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Liberals find anti-Trudeau sentiment on campaign trail in Prince Edward Island

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OTTAWA — When voters in Prince Edward Island go to the polls next week, they’ll be making their choice without any input from Prime Minister Justin Trudeau.

Even though polls suggest Wade MacLauchlan’s governing Liberals will need all the help they can get to stay in power, sources close to the campaign say they haven’t reached out to their federal colleagues for support — a sign Trudeau’s one-time rock-star status on the island has become a political liability.

In the past, Trudeau was always a popular visitor on the island, both as Liberal leader and as prime minister. His public events typically attracted large crowds of supporters keen for a selfie or a handshake.

But as candidates knock on doors in advance of Tuesday’s election, the voters who answer feel the need to vent about the prime minister, say campaign workers and insiders — Liberals and Conservatives alike — who spoke to The Canadian Press on condition of anonymity in order to freely discuss the state of play on the island.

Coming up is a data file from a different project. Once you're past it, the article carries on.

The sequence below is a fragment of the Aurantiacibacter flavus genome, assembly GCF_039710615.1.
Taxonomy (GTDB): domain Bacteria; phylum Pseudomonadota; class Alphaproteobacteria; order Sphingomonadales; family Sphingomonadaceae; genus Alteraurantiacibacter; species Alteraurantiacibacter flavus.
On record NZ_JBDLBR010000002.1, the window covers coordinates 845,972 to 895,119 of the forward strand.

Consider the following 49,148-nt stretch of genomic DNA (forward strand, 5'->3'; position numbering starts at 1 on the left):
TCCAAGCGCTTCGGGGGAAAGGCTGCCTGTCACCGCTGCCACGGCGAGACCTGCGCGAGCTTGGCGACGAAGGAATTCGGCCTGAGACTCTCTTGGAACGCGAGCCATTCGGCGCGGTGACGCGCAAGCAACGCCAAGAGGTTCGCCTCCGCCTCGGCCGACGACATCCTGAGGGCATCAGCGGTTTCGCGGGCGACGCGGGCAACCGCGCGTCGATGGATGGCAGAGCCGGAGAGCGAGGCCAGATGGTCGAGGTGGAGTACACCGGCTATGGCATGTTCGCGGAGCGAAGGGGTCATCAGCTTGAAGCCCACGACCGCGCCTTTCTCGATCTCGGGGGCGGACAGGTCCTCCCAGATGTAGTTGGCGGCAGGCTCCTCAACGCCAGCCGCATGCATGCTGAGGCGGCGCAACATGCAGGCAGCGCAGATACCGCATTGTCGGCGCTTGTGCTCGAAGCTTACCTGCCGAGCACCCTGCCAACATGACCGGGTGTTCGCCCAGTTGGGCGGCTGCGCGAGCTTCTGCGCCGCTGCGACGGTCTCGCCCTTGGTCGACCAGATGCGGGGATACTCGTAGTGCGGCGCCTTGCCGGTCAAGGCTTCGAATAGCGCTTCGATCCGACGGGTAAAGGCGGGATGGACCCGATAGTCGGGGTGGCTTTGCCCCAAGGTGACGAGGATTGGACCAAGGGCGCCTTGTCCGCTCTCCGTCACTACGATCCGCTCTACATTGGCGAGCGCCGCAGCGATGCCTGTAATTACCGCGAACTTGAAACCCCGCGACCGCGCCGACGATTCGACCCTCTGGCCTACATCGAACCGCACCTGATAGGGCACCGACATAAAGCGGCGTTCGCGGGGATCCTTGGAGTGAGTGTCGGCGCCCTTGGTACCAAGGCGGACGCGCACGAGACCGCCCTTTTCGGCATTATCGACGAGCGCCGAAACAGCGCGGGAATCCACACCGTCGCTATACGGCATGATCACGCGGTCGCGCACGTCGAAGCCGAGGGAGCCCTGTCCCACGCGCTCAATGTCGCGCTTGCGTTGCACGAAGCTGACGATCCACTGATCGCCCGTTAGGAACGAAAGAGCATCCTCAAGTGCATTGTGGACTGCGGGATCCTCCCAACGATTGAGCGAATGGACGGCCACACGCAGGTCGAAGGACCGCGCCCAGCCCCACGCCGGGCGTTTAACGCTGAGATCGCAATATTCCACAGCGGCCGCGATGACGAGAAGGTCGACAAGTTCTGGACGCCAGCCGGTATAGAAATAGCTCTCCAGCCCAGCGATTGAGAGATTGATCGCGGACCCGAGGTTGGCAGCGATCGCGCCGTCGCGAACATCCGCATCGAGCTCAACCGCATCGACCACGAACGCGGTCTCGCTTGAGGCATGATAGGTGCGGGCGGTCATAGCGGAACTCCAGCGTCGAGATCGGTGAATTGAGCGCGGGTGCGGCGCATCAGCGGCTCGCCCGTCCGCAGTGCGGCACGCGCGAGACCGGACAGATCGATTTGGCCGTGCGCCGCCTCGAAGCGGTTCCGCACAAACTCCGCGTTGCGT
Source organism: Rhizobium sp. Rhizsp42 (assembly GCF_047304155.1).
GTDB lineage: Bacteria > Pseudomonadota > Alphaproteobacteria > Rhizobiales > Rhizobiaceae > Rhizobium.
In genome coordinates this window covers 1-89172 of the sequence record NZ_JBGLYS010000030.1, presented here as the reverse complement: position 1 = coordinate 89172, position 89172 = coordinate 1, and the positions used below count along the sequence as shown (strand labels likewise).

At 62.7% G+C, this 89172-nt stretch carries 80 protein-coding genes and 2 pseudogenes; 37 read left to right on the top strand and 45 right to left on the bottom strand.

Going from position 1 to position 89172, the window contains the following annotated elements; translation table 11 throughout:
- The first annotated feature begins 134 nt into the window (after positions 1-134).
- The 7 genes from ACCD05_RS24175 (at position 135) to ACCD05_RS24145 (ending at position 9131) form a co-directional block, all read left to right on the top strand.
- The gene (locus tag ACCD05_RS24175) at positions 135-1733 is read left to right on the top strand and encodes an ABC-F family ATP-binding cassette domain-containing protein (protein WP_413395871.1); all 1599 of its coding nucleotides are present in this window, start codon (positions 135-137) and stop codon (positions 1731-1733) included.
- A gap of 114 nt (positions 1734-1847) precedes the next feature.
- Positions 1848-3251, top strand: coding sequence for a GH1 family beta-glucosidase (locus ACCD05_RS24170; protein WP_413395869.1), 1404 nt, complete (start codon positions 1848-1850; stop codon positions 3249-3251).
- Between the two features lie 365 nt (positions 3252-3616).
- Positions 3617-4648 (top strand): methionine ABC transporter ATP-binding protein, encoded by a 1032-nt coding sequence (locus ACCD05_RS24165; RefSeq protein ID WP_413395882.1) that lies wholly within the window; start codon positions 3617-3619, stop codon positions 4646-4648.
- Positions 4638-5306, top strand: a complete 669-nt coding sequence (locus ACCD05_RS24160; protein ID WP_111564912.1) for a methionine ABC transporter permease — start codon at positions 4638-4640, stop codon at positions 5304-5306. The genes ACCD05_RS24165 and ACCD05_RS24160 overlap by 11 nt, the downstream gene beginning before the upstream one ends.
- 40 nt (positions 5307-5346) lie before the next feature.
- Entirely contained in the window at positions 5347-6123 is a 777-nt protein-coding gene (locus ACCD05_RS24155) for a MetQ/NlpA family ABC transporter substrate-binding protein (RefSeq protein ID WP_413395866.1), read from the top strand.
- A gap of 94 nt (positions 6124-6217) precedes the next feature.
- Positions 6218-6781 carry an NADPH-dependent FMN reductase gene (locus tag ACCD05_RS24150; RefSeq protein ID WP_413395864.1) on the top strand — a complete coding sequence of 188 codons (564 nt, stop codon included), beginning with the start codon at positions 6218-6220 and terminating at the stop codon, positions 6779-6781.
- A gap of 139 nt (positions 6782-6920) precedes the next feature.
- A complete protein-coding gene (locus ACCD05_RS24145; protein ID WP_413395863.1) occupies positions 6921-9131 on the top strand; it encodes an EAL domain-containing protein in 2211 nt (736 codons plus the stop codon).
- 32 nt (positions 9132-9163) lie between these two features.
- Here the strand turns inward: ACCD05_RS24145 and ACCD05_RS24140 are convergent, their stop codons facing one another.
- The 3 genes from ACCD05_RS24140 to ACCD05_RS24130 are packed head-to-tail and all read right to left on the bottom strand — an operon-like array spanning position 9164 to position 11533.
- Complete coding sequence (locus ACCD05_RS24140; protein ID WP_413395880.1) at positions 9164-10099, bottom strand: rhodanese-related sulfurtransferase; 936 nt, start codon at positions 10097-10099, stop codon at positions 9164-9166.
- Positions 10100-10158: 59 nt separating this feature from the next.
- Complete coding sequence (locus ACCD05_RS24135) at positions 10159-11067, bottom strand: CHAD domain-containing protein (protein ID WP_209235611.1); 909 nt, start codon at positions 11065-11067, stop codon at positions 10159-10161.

Officials in the Prime Minister’s Office confirmed Tuesday that no one in the provincial Liberal camp has requested a campaign visit from Trudeau, and no travel to the island is scheduled.

“It would be crazy,” said one senior P.E.I. Liberal operative. “We wouldn’t want them here.”

Tuesday’s trip to the ballot box promises to cap one of the most interesting races that voters in Canada’s smallest province have seen in recent memory, thanks to a dramatic spike in support for the Green party that has altered the political landscape, mainly in the island’s central ridings.

One poll released ahead of the snap March 26 election call suggested the Greens were leading the Progressive Conservatives, headed by leader Dennis King, who’s only had the job since early February. The Liberals, who have been in power for the last 12 years, were languishing in third.

When Trudeau was last in the province in the weeks prior to the election call, he made a jobs announcement and attended a Liberal fundraiser. But a small group of protesters also showed up — a common feature of the prime minister’s public events elsewhere in Canada, but a rarity for Trudeau in P.E.I.

“Before, when Trudeau came to town, it was bedlam because people were so excited when he was around,” said Don Desserud, political science professor at the University of Prince Edward Island, who described him as an asset to his party over the first three years of his mandate.

“It’s only this last year that has shifted, and I do think it’s absolutely telling that the Liberals (in P.E.I.) have not invited him and, it appears, would not see him as an asset here at all.”